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Boring farm welcomes family, friends, magical creatures for autumnal activities.

COURTESY PHOTO: LIEPOLD FAMILY FARMS - Liepold Family Farms' Fall Festival kicks off weekends only mid-September. For many who have frequented Liepold Family Farms' Fall Festival over the years, they know you come for the corn maze and stay for the gourd-geous views of the pumpkin patch, fields and Mount Hood.

Fortunately for those unfamiliar with the autumnal activities hosted at 14480 S.E. Richey Road in Boring every September and October — and for those who've made slingshotting apples into the air at the apple-pult a yearly tradition — Fall Festival will return Saturday, Sept. 17.

The festival runs from 9 a.m. to 5 p.m. and is open weekends only through September and daily in October.

Every year the event has a theme, which shapes the corn maze and overall festival experience. This year that theme is Monsters, Myths and Legends, so those who visit the farm will not only encounter a plethora of family-friendly games and activities, but a collection of magical creatures wandering the grounds.

As is traditional, the event will include:

  • a corn maze
  • a dark maze
  • the apple slingshot
  • a children's pavilion (modified for COVID-19 safety)
  • hayrides
  • a dead-end challenge in the corn maze
  • orange pumpkins for sale for 50 cents per pound
  • specialty pumpkins, squash and gourds for sale for 75 cents per pound
  • PMG FILE PHOTO: BRITTANY ALLEN - Fall Festival includes hayrides, food, a corn maze, a dark maze, an apple slingshot (apple-pult) and more for all ages.

    New to the festival, besides the legendary theme, is a festival-wide scavenger hunt. Throughout the grounds, visitors can find codes to scan for fun facts about the history and geography of the farm and area.

    "If you understand your history, you make better decisions about your community," said Michelle Liepold Krummenacker, who is coordinating the festival. "I think there has been a lot of divisiveness and isolation in the pandemic, and understanding your history brings people back together, and it makes room for everybody at the table, and I think garners understanding and empathy. We want to have space for every kind of family here."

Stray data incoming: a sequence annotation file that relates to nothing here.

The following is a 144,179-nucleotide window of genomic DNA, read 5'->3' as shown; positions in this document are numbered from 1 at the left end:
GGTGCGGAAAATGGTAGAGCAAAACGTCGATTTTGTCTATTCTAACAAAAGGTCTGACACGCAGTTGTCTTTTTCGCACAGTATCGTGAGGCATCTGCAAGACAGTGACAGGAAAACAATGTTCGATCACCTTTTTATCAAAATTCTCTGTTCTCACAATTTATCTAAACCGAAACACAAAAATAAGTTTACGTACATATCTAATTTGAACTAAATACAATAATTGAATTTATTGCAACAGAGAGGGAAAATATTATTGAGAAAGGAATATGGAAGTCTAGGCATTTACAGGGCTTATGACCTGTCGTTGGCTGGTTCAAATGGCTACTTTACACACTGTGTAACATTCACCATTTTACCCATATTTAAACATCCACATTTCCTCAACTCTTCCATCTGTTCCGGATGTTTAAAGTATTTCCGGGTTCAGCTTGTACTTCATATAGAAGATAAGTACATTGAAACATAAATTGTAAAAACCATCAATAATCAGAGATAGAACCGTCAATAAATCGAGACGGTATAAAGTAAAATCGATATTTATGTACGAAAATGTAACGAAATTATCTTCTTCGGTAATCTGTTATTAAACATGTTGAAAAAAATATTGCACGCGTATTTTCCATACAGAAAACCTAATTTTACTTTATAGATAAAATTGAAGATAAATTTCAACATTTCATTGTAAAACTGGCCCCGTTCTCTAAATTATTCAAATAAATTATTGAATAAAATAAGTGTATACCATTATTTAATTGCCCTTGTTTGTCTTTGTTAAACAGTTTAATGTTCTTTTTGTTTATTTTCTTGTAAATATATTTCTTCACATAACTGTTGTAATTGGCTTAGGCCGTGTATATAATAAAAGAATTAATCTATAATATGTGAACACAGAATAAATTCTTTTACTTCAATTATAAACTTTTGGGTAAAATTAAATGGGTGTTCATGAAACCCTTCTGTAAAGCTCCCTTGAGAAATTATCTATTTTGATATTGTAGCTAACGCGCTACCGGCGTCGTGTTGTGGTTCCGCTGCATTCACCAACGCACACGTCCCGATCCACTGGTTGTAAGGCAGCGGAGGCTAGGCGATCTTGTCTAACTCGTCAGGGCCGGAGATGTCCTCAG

In sticking with the theme, another new activity will be a gnome hunt around the farm, which could prove cathartic — and rewarding — for those who have spent years mastering finding Waldo. There will be 16 gnomes hiding and those who find all of them win a sweet prize.

    This year will also welcome the return of the traditional children's pavilion for the tiny tykes' enjoyment in the barn. This was not offered during the height of the pandemic for safety purposes.

    As such, Krummenacker said she most looks forward to "a post-pandemic return to the festival."

    "The kids' pavilion is going to be set up again, and we don't have to monitor math and people can really just be outside on 80 acres and explore and not be fear driven. It's like a return to normal traditions." PMG FILE PHOTO: BRITTANY ALLEN - The Fall Festival fun will be daily throughout October.

    That said, the staff do still wear masks, but they are not required for patrons.

    Krummenacker said the food offerings on weekends are set to be more extensive this year, so on top of the typical barbecue, there will be new food vendors selling pizza, Mexican food and more on a rotating schedule.

    Tickets for the festival are $20 for an adult's full pass and $15 for a kid's pass (for those ages 2-13). For more information or to purchase tickets ahead of time, visit

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